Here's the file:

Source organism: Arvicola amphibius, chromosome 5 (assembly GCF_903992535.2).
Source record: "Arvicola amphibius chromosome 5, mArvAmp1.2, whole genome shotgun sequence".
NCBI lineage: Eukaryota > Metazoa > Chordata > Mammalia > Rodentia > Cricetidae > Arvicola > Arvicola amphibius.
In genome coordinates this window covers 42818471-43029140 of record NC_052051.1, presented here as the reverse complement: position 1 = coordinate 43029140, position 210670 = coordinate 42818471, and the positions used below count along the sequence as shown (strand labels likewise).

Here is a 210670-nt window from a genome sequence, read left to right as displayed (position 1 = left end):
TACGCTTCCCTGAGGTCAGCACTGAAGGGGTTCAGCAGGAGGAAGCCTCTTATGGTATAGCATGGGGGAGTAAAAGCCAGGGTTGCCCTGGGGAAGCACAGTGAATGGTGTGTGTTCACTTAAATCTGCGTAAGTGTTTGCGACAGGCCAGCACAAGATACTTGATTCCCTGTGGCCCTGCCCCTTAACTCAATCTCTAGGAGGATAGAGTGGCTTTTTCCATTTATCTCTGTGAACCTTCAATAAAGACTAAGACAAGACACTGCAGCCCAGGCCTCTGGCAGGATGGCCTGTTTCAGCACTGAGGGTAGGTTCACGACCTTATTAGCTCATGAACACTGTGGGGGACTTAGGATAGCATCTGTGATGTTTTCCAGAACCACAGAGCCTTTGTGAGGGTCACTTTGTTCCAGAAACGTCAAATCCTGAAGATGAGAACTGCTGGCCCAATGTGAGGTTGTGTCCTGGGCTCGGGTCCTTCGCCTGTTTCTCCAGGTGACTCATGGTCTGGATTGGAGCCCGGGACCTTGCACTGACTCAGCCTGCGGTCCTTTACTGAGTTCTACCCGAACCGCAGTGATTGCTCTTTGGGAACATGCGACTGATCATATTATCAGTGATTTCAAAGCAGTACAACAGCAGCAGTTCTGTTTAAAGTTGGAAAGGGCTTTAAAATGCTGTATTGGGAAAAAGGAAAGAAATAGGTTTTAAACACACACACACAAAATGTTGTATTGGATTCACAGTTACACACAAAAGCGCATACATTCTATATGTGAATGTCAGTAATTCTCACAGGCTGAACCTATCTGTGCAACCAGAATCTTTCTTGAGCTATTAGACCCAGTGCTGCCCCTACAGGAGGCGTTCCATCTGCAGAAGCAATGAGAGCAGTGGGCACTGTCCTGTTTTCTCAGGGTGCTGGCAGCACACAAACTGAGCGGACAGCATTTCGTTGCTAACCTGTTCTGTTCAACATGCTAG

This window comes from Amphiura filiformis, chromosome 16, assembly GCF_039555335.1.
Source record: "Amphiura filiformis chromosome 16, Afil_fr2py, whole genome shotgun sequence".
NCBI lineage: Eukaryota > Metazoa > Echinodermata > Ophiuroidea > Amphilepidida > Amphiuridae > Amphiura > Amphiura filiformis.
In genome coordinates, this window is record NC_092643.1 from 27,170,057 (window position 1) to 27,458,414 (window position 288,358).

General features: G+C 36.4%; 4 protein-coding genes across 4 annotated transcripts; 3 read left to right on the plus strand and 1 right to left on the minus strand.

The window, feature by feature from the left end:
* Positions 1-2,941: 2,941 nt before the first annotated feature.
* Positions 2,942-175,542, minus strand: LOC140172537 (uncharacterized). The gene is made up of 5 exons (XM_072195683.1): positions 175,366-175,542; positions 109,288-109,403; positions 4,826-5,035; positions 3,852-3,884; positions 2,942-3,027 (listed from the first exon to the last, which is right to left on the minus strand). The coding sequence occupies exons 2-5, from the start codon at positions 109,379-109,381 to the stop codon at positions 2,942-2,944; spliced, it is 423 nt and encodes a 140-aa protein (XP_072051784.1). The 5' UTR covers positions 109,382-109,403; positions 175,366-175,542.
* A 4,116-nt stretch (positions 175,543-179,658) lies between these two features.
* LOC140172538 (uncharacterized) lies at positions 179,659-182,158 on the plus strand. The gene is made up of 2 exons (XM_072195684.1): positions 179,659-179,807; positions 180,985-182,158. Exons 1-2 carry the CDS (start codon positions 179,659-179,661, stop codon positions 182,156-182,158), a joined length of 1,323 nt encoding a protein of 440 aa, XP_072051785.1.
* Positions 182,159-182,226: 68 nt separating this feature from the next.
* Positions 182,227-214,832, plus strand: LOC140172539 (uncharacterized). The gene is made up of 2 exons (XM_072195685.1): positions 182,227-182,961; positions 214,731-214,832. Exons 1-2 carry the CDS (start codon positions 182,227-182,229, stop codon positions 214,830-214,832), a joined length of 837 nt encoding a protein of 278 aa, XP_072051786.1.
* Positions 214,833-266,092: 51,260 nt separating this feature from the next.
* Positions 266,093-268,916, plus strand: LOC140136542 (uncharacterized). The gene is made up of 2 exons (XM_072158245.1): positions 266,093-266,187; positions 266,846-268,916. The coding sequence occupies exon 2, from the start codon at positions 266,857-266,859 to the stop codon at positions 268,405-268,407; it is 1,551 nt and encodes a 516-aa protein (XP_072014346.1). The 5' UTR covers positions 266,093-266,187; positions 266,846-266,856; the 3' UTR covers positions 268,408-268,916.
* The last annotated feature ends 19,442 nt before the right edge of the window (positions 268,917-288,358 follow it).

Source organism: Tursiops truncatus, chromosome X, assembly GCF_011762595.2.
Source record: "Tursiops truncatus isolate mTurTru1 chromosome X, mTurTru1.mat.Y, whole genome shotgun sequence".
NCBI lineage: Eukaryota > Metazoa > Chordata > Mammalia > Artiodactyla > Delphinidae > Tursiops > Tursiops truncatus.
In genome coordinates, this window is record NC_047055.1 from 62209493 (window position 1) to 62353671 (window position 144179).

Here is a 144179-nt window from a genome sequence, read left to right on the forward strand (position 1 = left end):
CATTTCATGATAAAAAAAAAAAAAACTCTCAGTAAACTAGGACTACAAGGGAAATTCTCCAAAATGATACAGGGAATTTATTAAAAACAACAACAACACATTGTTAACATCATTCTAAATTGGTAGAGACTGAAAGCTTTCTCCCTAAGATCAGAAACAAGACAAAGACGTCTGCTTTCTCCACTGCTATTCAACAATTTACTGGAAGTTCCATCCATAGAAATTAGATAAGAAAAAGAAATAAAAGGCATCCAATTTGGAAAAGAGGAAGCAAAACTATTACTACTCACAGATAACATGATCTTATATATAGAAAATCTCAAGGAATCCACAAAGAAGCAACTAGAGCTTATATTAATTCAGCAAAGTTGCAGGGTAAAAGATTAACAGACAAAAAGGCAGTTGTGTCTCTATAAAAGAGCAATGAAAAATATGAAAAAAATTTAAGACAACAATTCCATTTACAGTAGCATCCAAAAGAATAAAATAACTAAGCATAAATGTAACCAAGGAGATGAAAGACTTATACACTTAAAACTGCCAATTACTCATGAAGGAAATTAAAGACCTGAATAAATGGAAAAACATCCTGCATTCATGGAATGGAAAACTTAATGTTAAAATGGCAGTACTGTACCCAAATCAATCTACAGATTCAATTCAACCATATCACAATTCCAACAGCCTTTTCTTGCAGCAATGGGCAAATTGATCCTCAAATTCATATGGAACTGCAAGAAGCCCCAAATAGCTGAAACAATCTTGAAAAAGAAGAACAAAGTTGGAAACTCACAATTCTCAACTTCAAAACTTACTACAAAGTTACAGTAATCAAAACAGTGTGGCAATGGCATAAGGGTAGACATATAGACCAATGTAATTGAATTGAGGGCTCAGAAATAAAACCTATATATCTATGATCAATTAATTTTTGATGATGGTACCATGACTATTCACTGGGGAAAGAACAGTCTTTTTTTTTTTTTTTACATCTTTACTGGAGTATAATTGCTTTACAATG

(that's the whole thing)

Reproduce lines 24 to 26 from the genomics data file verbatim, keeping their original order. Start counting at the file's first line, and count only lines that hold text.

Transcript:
NCBI lineage: Eukaryota > Metazoa > Chordata > Mammalia > Artiodactyla > Delphinidae > Tursiops > Tursiops truncatus.
In genome coordinates, this window is record NC_047055.1 from 62209493 (window position 1) to 62353671 (window position 144179).

Here is a 144179-nt window from a genome sequence, read left to right on the forward strand (position 1 = left end):